Imoen said nothing, waiting for Kaelis to continue. Kaelis finally looked up at her and smiled thinly. "It would appear that our… incident with the Harpers has had an unfortunate cooling effect on any relationship we might wish to have with their organization." Imoen arched a delicate eyebrow, tilting her head to the side. Kaelis looked back down at her hands. "They wouldn’t tell her anything."
Imoen groaned quietly and straightened her head. "I never did like them much, anyway. They’re arrogant, pretentious, totally unreasonable, they have a complete lack of any kind of sense of humor, and…."
"Gorion was a Harper."
Imoen smiled wickedly, trying desperately to hide the pain that suddenly leapt into her eyes. "I know."
They both laughed quietly, though it seemed a bit forced, and for an instant, the flickering light from the lamp over the table seemed just a little bit brighter. Soon, however, they both sighed softly and returned into an uncomfortable silence.
Imoen finally took a deep breath and looked at her sister. "Kael, have you ever considered that maybe Anomen is…."
Imoen nodded slowly, looking down. She bit her lip and looked up again, hesitantly. "Kaelis, no one has heard anything for weeks. There haven’t been any messengers, any letters. You know that." She looked involuntarily at the faded letter on the table, then back at Kaelis, her voice soft. "I want to believe that Anomen is alive as much as you do. But Kaelis, even Anomen…."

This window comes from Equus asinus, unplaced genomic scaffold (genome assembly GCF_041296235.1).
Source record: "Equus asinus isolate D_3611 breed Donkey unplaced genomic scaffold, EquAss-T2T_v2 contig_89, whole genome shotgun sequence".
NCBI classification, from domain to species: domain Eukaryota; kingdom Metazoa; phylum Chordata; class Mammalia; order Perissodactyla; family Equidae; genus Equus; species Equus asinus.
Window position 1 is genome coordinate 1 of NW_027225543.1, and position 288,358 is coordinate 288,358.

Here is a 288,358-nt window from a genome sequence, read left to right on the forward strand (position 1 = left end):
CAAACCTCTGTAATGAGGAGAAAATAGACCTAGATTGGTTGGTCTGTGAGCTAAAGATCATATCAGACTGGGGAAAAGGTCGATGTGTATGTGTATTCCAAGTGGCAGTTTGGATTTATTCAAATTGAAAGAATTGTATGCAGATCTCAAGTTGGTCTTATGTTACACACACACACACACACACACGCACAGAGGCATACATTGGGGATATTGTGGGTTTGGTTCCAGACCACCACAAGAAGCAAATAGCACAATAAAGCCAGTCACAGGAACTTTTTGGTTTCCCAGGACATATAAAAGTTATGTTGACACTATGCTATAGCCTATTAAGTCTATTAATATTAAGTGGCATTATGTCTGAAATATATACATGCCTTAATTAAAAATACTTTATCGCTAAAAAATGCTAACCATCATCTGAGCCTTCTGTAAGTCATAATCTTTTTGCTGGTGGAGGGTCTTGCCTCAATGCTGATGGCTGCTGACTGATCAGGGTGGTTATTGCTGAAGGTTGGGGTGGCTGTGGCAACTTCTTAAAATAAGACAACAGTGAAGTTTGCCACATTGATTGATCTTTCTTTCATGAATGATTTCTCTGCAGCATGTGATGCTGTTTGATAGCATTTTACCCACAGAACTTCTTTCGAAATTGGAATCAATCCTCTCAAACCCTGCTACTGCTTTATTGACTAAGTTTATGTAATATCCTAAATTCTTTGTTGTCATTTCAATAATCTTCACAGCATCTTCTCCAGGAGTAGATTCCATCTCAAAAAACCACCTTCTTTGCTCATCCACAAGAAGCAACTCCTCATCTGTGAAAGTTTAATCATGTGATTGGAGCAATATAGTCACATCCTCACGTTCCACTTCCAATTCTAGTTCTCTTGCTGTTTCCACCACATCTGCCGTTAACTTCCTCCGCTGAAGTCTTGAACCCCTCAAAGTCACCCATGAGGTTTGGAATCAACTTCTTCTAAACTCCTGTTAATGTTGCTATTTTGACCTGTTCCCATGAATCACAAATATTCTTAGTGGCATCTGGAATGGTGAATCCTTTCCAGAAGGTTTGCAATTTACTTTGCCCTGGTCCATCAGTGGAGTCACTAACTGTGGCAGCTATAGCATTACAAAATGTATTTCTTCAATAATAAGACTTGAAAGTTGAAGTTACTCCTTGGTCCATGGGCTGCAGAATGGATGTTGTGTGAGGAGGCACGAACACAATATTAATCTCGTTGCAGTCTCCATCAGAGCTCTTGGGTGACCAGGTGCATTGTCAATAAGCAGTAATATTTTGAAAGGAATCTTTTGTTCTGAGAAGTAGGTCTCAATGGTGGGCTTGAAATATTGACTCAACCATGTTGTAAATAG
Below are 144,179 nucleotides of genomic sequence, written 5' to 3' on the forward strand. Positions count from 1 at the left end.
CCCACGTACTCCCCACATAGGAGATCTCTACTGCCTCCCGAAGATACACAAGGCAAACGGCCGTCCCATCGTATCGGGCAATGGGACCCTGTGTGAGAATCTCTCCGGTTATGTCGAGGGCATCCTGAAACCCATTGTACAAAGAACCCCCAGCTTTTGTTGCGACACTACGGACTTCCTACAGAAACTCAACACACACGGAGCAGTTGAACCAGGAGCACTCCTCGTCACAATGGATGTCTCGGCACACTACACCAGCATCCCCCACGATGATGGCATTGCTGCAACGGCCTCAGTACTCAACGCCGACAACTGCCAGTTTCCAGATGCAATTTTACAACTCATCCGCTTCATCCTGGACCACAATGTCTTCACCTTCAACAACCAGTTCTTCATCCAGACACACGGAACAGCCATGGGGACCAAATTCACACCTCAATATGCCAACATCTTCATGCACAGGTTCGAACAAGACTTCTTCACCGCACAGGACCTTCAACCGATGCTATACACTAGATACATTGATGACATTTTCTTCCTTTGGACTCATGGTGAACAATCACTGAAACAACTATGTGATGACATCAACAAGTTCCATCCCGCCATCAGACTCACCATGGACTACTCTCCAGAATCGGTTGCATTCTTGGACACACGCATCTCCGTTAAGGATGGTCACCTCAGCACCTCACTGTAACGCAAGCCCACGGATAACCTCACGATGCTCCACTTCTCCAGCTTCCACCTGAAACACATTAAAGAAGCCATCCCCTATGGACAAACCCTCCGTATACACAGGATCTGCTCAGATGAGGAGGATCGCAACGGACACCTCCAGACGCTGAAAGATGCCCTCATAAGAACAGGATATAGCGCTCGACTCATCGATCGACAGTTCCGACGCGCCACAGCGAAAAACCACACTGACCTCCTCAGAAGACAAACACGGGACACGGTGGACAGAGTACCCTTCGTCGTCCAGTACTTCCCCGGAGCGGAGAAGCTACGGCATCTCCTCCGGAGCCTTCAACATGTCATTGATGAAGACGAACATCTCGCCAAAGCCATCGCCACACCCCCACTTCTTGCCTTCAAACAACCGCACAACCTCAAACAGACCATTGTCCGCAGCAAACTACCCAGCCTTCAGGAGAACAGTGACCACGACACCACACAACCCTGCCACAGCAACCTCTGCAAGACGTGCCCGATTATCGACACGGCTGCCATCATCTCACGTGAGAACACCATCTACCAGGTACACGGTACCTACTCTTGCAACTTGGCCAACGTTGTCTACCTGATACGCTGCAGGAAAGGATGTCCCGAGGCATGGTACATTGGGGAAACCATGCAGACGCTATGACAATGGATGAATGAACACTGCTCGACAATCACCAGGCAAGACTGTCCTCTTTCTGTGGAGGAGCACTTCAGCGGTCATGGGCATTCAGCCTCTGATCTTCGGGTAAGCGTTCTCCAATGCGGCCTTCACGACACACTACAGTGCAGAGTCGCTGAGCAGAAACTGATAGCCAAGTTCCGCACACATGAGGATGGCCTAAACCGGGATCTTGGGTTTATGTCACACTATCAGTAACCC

"I heard him." Kaelis looked down at her hands, laced the long, delicate fingers, unlaced them, touched the tips together, let them go. "Last night. I… I may have been dreaming, but I heard his voice. His voice." She paused for a moment, her voice lowering to a whisper. "Calling to me. Over… and over." She shook her head, falling silent.
Imoen said nothing.
"He’s alive, Imoen." Kaelis looked up from her hands, and Imoen saw for the first time the tears falling in shining trails down her cheeks. She took an unsteady breath, feeling the moisture in her own eyes. She had only ever seen Kaelis’ beautiful face marred with tears on two other occasions. The first was as Kaelis pulled Imoen away from Gorion’s lifeless body in the forest east of Candlekeep, the day that their journey had begun. The second was in Spellhold, when they held each other in their arms and cried together for sisters lost and found.
Imoen nodded, her voice shaking only slightly. "Okay, Kael. Okay." She let out a deep sigh and reached over to take one of Kaelis’ hands in her own. "So what do we do now?" She shook her head. "No one knows where they are. Not even Sir Ryan. You talked to him, remember?"
Kaelis nodded, narrowing her eyes slightly in thought. When she spoke again, her voice was still tired, but her eyes were clear, and shone with a grim determination. "Maybe not. But he knows where they were."
Imoen felt a smile creeping to the corners of her mouth. She knew this voice, and she knew instinctively what it meant. Kaelis only picked fights when she had to, but when she did….
All the same, the little mage was glad to see the fire begin to shine again Kaelis’ deep green eyes, and she knew that it was time to pack.